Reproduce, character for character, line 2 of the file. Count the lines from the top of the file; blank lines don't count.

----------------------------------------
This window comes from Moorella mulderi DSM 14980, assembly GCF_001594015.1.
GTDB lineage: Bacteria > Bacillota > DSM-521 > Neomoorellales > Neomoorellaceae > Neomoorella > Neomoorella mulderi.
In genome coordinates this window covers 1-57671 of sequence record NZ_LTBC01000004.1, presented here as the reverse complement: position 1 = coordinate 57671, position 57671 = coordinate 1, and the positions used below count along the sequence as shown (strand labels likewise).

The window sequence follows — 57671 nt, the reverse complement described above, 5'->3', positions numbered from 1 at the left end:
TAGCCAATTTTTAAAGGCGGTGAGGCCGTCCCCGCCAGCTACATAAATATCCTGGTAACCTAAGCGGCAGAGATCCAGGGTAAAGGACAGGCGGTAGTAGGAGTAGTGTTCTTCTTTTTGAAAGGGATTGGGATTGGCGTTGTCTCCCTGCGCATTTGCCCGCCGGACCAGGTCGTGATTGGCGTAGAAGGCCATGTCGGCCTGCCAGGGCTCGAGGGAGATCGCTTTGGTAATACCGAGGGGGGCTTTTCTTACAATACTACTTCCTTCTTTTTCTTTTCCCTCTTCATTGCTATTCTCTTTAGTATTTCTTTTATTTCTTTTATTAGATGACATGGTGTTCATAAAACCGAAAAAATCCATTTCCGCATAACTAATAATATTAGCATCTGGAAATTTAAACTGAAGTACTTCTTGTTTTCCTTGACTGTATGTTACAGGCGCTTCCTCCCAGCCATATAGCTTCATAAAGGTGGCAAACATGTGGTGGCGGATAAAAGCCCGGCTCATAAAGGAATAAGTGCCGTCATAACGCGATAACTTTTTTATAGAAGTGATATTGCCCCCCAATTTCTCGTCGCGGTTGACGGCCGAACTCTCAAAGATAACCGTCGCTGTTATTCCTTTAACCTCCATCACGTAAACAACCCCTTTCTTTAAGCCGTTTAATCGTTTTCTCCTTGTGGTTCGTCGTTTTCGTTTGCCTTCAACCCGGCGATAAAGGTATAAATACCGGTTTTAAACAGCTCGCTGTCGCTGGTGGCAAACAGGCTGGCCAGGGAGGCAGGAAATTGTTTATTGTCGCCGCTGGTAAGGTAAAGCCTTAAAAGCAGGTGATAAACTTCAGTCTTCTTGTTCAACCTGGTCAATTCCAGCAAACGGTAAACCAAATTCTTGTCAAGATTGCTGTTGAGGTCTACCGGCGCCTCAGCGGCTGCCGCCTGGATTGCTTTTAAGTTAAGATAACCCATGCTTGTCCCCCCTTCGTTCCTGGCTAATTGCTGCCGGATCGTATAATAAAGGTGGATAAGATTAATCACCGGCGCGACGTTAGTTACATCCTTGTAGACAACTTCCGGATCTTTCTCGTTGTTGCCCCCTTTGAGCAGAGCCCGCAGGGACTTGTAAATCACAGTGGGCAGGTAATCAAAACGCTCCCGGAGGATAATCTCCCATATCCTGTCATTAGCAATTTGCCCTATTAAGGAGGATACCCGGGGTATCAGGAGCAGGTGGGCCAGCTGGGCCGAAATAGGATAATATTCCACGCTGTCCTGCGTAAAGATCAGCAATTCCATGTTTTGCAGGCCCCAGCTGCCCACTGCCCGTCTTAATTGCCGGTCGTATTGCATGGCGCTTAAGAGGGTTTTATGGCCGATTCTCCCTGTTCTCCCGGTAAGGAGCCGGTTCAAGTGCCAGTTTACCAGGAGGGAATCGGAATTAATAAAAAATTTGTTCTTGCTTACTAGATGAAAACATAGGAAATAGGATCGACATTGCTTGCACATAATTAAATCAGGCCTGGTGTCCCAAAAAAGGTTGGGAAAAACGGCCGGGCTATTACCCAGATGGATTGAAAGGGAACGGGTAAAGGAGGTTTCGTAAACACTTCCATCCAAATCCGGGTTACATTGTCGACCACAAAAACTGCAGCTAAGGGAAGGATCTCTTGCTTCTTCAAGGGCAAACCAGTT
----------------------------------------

GTDB lineage: Bacteria > Bacillota > DSM-521 > Neomoorellales > Neomoorellaceae > Neomoorella > Neomoorella mulderi.